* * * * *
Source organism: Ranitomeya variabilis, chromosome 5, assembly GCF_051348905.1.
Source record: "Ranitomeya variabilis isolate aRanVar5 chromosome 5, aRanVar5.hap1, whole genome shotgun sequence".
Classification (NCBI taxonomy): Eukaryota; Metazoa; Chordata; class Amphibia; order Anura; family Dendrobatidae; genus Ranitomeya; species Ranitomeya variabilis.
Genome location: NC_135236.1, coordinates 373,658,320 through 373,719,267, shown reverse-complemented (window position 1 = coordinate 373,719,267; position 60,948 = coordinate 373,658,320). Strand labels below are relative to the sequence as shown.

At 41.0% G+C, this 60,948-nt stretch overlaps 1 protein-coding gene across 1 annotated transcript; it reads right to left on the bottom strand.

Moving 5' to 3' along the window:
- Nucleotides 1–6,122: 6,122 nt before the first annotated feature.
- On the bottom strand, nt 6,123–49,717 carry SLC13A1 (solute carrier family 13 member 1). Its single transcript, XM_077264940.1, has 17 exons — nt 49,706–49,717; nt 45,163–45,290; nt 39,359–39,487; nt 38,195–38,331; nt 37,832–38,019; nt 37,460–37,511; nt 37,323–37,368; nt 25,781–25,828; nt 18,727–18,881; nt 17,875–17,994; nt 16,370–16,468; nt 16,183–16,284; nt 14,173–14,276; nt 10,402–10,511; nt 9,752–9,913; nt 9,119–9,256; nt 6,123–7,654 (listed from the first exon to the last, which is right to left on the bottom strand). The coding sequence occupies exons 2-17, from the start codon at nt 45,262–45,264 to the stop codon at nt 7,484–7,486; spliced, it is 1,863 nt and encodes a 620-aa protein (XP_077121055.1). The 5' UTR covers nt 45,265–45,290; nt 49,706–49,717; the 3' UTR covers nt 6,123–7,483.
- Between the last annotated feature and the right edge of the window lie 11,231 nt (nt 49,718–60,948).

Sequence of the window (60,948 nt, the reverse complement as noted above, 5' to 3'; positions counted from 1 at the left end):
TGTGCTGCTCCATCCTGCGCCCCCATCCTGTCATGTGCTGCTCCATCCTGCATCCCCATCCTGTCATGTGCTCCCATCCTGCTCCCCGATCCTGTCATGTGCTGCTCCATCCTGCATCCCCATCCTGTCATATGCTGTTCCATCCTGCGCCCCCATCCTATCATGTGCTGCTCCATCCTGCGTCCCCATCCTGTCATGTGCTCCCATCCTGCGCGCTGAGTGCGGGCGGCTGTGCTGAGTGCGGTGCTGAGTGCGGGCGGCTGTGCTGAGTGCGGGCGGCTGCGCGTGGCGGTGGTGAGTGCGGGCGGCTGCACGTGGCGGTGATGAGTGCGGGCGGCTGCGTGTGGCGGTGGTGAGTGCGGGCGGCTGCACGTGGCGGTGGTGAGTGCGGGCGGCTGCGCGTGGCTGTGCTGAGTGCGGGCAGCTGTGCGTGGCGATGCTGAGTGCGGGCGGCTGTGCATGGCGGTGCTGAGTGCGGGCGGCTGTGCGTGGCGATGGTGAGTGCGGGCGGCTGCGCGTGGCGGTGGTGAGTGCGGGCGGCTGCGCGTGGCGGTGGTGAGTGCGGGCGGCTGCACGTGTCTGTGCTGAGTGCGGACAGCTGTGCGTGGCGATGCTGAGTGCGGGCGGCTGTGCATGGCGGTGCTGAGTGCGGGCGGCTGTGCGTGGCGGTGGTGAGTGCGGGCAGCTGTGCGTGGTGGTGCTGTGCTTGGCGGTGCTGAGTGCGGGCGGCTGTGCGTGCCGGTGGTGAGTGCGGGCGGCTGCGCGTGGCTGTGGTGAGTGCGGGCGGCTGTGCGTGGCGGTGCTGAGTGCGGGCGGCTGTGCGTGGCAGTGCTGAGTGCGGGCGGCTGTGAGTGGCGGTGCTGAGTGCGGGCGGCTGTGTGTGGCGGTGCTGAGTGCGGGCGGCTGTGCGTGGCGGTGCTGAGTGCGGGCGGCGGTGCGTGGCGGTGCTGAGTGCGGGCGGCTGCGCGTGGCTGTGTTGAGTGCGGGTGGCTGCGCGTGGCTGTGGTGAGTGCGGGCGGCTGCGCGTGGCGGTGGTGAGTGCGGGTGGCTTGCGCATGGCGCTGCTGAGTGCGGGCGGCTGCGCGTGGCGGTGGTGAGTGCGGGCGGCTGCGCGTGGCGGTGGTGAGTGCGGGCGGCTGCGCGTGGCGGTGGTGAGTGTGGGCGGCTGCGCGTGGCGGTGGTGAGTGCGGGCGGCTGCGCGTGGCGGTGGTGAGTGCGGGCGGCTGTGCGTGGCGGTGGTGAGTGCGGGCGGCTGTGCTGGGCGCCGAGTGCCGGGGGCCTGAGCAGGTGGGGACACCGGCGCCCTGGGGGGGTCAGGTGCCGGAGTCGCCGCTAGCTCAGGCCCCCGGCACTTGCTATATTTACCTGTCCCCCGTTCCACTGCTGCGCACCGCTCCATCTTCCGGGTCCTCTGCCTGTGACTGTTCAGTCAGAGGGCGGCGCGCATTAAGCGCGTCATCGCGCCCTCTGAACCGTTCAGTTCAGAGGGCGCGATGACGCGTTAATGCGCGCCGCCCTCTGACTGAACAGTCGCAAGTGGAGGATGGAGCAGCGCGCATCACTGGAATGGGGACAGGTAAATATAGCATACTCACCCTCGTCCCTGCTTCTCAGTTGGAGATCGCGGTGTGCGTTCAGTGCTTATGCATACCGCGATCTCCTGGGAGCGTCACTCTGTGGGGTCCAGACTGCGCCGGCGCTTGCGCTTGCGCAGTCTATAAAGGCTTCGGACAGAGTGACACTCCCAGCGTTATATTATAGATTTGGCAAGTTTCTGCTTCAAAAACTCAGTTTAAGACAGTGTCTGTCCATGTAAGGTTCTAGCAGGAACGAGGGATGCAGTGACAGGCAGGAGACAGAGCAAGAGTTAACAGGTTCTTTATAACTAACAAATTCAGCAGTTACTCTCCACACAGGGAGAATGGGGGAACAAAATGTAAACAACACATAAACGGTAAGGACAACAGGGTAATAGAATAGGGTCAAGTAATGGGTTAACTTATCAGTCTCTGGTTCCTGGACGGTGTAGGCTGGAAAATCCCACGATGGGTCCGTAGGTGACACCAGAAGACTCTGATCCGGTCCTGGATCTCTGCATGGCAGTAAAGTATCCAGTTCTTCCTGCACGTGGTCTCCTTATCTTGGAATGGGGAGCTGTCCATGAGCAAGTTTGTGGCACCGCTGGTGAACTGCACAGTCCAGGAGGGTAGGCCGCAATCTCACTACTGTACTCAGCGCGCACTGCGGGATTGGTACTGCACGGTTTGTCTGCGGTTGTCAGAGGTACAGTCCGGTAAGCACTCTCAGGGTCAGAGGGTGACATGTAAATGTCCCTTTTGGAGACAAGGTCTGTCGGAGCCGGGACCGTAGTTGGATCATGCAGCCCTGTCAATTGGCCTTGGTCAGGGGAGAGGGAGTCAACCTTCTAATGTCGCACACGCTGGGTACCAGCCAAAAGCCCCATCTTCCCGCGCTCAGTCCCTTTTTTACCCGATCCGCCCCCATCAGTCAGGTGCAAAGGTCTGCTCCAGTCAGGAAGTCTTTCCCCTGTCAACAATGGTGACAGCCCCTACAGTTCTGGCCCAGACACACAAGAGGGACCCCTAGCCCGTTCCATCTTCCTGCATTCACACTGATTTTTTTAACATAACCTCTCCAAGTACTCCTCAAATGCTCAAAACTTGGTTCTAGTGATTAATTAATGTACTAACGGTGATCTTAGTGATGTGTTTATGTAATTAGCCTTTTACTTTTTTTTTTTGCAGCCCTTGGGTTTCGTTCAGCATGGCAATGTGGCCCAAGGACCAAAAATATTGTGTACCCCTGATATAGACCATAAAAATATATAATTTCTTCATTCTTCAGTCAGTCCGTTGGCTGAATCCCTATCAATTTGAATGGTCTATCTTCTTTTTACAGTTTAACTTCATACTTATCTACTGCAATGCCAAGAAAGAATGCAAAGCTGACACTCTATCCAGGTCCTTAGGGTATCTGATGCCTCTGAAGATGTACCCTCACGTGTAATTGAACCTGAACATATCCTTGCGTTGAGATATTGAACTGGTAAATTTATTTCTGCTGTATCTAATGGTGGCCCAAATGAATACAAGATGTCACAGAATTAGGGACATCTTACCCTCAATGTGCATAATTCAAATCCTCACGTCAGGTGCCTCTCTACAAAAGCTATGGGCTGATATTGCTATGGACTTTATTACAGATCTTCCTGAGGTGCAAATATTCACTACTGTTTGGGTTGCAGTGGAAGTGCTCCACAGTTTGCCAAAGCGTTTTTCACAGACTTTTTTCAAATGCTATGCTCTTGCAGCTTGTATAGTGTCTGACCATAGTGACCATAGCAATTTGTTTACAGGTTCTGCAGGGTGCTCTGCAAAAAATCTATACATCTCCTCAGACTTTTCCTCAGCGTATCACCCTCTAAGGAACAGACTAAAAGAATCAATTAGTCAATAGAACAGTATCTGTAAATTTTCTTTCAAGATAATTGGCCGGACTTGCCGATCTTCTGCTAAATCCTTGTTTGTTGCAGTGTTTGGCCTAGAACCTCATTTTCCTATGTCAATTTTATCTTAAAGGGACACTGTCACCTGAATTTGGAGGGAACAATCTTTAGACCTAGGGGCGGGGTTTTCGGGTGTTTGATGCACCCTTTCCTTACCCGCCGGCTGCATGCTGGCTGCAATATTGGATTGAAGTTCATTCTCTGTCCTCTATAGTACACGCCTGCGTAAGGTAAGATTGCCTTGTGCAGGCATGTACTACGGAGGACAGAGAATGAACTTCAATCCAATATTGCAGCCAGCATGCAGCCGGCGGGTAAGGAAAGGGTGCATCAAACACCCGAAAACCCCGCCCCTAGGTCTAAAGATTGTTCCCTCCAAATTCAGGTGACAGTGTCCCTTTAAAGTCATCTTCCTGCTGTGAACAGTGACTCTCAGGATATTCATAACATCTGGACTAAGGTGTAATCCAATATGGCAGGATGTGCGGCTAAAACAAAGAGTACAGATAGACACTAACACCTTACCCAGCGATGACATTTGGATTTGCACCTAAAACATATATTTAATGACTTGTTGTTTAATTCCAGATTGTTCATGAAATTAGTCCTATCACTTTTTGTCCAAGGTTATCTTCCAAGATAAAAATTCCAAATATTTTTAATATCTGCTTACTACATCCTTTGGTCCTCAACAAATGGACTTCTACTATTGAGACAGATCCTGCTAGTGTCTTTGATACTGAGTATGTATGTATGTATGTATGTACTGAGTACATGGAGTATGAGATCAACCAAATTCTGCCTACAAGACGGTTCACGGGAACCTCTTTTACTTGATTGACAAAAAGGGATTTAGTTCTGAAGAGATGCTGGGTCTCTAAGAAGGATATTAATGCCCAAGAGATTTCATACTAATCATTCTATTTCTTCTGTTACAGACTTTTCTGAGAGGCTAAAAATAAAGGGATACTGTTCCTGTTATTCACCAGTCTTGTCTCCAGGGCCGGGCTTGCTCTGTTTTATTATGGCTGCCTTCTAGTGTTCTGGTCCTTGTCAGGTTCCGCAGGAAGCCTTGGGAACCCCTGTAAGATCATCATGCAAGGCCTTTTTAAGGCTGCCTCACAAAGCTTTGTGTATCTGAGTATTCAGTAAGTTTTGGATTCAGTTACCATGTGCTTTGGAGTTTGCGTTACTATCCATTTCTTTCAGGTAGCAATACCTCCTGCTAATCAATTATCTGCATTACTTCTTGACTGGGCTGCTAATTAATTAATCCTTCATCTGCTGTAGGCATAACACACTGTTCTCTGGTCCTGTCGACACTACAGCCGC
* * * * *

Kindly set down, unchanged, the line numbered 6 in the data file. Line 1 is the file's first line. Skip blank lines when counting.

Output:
Moving 5' to 3' along the window: